vehicles. This is the first of two audit
reports to be issued on the Authority.

 What We Recommend

We recommend that HUD require the
Authority to develop and implement (1)
policies and procedures to detect,
prevent, and resolve conflict-of-interest
situations and (2) controls to ensure that
interfund accounts are settled in a
timely manner, thereby putting
$370,234 to better use over a 1-year
period.
                            TABLE OF CONTENTS

Background and Objectives                                                    3

Results of Audit
      Finding: The Authority Lacked Controls Over Its Operations To Ensure
      Compliance With HUD Requirements                                       4

Scope and Methodology                                                        9

Internal Controls                                                            10

Appendixes
A.    Schedule of Funds To Be Put to Better Use                              12
B.    Auditee Comments                                                       13




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                     BACKGROUND AND OBJECTIVES

The Housing Authority of the County of Lackawanna, PA, was established 1967 to provide low-
income citizens with safe, clean, and affordable housing and help improve their quality of life.
The Authority is a nonprofit corporation, which was organized for the purpose of engaging in the
development, acquisition, and administrative activities of the low-income housing program and
other programs with similar objectives for low- and moderate-income families residing in the
County of Lackawanna in accordance with the rules and regulations prescribed by the U.S.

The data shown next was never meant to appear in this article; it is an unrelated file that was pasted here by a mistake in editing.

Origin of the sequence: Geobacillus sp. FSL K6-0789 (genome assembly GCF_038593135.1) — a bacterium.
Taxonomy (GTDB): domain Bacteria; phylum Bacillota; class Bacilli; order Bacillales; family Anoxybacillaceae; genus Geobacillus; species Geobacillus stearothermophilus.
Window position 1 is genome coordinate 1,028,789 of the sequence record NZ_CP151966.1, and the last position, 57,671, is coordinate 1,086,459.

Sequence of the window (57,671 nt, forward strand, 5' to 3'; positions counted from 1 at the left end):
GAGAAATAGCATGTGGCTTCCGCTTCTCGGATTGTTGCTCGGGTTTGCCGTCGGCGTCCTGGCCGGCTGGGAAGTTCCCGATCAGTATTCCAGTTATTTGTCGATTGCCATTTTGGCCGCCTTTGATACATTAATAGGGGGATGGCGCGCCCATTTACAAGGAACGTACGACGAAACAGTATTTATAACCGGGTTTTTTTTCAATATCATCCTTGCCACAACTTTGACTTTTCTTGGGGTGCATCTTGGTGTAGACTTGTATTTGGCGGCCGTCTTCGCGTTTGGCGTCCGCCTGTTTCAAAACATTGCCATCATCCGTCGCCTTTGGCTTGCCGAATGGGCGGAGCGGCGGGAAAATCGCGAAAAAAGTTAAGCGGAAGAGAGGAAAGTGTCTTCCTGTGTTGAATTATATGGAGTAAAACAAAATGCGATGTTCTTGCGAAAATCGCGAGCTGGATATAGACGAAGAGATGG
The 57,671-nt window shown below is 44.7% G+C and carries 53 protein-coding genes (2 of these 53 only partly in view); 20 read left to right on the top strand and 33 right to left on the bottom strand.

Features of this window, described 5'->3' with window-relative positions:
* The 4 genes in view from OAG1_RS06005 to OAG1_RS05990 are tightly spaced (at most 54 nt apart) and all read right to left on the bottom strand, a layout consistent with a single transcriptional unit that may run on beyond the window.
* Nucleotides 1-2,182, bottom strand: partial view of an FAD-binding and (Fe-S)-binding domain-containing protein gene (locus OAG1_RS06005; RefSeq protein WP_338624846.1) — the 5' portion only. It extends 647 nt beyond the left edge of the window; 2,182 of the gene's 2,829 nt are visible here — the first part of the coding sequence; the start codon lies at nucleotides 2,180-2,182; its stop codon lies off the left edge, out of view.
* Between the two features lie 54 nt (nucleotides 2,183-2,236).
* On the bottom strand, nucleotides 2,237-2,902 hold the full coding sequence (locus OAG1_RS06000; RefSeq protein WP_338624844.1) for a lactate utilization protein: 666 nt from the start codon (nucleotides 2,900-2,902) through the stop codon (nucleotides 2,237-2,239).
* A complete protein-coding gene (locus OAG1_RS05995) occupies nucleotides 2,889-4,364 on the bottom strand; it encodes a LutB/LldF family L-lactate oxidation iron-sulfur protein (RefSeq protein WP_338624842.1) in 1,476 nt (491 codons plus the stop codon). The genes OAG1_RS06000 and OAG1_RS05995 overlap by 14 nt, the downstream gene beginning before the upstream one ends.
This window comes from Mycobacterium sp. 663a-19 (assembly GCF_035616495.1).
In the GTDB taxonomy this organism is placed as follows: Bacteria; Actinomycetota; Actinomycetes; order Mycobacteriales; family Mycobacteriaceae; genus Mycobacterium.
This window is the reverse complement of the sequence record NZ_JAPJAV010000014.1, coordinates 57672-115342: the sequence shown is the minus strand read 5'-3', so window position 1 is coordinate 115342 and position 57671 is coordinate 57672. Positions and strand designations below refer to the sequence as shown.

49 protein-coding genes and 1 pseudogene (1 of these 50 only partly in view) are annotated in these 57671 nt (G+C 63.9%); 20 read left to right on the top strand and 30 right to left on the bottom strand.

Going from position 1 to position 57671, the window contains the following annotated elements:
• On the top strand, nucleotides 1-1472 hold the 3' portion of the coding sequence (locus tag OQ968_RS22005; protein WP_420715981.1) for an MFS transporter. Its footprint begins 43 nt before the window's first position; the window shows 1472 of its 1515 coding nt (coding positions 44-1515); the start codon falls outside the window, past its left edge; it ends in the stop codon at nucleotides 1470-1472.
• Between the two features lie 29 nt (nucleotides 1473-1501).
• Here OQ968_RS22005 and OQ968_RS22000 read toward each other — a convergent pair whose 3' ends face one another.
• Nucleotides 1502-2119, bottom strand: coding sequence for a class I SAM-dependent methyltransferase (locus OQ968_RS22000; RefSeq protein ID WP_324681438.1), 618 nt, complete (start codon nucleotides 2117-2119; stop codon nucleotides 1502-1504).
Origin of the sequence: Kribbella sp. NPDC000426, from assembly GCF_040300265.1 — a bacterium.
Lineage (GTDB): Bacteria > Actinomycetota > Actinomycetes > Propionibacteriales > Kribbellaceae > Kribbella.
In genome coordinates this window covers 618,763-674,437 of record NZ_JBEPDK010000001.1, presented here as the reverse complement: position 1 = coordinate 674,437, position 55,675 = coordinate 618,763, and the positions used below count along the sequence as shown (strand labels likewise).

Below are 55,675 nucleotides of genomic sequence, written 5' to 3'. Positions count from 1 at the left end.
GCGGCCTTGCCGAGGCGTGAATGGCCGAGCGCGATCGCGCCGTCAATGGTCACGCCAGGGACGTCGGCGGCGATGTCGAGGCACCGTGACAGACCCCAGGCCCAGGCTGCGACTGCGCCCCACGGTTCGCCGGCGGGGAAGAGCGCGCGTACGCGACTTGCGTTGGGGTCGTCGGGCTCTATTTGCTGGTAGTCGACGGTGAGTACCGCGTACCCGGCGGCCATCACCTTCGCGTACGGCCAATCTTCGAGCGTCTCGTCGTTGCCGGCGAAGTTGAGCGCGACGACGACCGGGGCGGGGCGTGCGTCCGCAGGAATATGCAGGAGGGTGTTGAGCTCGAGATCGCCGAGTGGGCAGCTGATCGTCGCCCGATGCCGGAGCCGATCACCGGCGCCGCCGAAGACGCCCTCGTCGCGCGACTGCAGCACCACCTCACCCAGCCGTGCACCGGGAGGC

Department of Housing and Urban Development (HUD). The Authority is governed by a board
of commissioners consisting of five members appointed by the Lackawanna County Board of
Commissioners. The board appoints an executive director to manage the day-to-day operations
of the Authority. The Authority’s executive director during the audit was James Dartt. Its main
office is located at 2019 West Pine Street, Dunmore, PA.

The Authority’s housing inventory includes 1,132 public housing units in its 19 developments
spread throughout Lackawanna County. The Authority also provides rental subsidies for 871
units under its Section 8 Housing Choice Voucher program.

For fiscal years 2012 and 2013, HUD authorized the Authority the following financial assistance:

                              Public housing         Public housing        Housing Choice
          Year              operating subsidies       capital funds       Voucher program
          2013                  $2,809,787             $1,491,637           $3,250,518
          2012                  $3,348,100             $1,409,125           $3,324,699

HUD provides operating funds annually to public housing agencies for the operation and
management of public housing. It provides capital funds annually to public housing agencies for
the development, financing, and modernization of public housing developments and for
management improvements and it provides Housing Choice Voucher program funds annually to
public housing agencies to provide rental housing assistance for eligible households.

Our objectives were to determine whether the allegations in the complaint had merit and whether
the Authority had effective controls to prevent conflicts of interest, ensure that interfund
accounts were settled in a timely manner, identify parties excluded from doing business with
HUD, and prevent undue risk to the Authority from its employees’ use of Authority-owned
vehicles.




                                               3
                                  RESULTS OF AUDIT


Finding: The Authority Lacked Controls Over Its Operations To Ensure
Compliance With HUD Requirements
The Authority allowed a conflict-of-interest situation to exist, did not settle interfund accounts in